Frank Wells
When welcoming attendees at this summer’s 50th AES International Conference on Audio Education at Middle Tennessee State University, the new dean of the MTSU College of Mass Communications, former USA Today editor-in-chief Ken Paulson, related conversations he has had with parents of prospective students, with some of them asking questions such as, “Newspapers and magazines are going away—should we really let our daughter pursue a degree in journalism?” Or, “I hear the music business is dying; why should my son consider one of your Recording Industry degree programs as a worthwhile major?”

So I could go back and ponder it later, I noted the point on my recorder when Paulson gave his perspective on such questions: “It’s so shortsighted and frankly, discouraging, because obviously what you’re doing is not presiding over a dying industry; you’re reinventing the industry.”

That’s where much of professional audio finds itself today—on the cusp of a new industry. In some cases, the former ways of doing business will simply provide a foundation: something to stand on, to walk on, to build upon. You won’t see much of the old when the new is built. In other areas, the framework and infrastructure are sound and the new is evidenced in additions to the core, sometimes in fantastical new shapes.

The latter restructuring, where not only the foundation but core infrastructure remains intact, applies to audio technology. Yes, digital audio and commoditization of sophisticated capabilities are transforming the structure, but physics haven’t changed. Sound still begins as analog and ends as analog. Transducers are still required on both ends of the process to interface acoustic sources with an eventual listener separated by time or space. Key aspects of the processes of audio production remain intact and cannot be built over. A recording session, a live concert, a broadcast—the tools we use have become more complex, more capable, but an engineer who worked in any of those areas even decades ago would recognize today’s sessions and gigs for what they are, even if some of the tools might seem bizarre and strange to them. Carpenters from the 1800s would still recognize today’s hammers. A nail gun might throw them for a loop, but they would latch onto the concept and utility of application pretty quickly.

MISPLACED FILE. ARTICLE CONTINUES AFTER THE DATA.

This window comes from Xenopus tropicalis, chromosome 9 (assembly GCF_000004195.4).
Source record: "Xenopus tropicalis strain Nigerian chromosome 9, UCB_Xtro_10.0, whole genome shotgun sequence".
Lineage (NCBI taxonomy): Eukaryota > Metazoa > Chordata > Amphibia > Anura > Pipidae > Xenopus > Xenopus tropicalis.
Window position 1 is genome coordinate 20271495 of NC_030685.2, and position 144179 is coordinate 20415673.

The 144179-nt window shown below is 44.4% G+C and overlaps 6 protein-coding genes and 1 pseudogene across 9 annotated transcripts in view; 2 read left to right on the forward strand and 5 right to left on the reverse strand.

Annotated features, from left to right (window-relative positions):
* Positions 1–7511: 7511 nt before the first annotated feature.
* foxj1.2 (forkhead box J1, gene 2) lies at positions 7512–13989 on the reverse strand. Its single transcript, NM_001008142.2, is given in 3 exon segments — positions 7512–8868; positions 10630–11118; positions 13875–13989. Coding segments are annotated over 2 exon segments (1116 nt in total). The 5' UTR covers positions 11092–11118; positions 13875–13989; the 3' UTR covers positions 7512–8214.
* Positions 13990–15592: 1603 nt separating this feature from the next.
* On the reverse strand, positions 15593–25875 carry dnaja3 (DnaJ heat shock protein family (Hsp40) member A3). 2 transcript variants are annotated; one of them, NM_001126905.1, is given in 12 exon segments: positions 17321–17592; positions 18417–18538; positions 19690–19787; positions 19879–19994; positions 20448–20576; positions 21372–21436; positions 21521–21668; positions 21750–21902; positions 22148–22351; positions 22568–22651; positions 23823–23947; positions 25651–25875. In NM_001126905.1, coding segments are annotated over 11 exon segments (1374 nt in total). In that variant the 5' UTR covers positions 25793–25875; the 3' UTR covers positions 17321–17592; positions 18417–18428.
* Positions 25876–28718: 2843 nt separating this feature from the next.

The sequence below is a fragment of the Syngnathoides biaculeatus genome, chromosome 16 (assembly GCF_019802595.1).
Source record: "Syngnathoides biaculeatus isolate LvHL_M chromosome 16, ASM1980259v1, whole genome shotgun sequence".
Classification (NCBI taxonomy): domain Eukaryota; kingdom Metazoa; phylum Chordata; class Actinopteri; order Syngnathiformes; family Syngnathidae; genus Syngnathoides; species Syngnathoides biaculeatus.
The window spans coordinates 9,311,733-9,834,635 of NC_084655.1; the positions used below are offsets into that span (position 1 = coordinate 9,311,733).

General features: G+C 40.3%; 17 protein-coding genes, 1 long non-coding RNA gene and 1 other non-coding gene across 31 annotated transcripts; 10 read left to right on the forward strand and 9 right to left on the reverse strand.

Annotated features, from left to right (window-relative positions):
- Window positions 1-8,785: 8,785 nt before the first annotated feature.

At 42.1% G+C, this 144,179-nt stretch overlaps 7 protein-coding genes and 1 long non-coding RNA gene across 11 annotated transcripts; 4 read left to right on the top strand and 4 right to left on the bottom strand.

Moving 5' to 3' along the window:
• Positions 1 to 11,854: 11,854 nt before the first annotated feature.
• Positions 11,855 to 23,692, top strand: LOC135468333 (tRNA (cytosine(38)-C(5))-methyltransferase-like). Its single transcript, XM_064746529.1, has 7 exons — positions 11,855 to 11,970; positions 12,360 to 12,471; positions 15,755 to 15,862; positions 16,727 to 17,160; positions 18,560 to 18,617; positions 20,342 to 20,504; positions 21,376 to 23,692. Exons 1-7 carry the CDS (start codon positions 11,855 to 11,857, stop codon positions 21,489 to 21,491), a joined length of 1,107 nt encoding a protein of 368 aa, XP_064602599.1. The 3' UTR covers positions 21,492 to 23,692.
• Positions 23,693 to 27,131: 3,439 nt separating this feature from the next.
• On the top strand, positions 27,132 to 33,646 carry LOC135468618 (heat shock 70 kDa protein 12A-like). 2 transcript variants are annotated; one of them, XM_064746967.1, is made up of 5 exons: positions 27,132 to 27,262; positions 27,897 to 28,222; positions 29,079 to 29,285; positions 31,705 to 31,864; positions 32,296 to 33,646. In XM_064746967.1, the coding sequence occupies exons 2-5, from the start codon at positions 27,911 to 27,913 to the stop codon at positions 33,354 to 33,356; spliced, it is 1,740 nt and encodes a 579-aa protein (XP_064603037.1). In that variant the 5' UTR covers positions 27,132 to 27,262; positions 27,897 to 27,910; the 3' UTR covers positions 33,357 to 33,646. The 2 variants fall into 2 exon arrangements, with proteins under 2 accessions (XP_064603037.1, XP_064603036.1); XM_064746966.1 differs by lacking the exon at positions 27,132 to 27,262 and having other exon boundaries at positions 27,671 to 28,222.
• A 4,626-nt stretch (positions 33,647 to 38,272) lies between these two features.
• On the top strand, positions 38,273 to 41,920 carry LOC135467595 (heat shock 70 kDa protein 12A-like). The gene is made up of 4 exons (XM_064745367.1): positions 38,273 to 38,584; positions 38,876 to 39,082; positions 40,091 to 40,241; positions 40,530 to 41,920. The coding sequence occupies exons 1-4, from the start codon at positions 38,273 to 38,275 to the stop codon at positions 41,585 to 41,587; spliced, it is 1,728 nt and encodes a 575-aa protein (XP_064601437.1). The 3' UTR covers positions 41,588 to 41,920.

Audio tools will continue to evolve. Eventually, we might even get to the point of widespread implementation of new interfaces that don’t harken back to the physical layout of console and outboard gear of the 20th century. The next generation will have grown up totally digital and connected, with electronic toys in their hands from birth. They will accept and demand new approaches. And there are some processes that emerge that demand new visuals and controls, processes that have no analog corollary. CEDAR Retouch comes to mind as a process that demanded a new thought process and interface approach when it was introduced (now a decade ago!). Celemony’s Melodyne is another example (also now a decade old—I’ll make a note to ponder more recent examples). Amidst the recreations of standard tools in digital form, the EQs and dynamics processors and mixers, clever and radical new processing and operational paradigms will continue to emerge, a trickle that will become a flood.

Back on the business side of the industry, many portions of the former operating models are not going to stand. The structures are not sound. They will be crushed into a foundation upon which to build the industry of tomorrow. The challenges are great. In this month’s State Of The Industry coverage, you’ll learn how some of your compatriots are facing these challenges, how their businesses are adapting while the technology and marketplace continue to morph into new forms. As I told a group of students myself when asked once how the industry will look 10 years from now, “I don’t know. You all will be the ones to shape it. You tell me.” We’ll be watching how you evolve.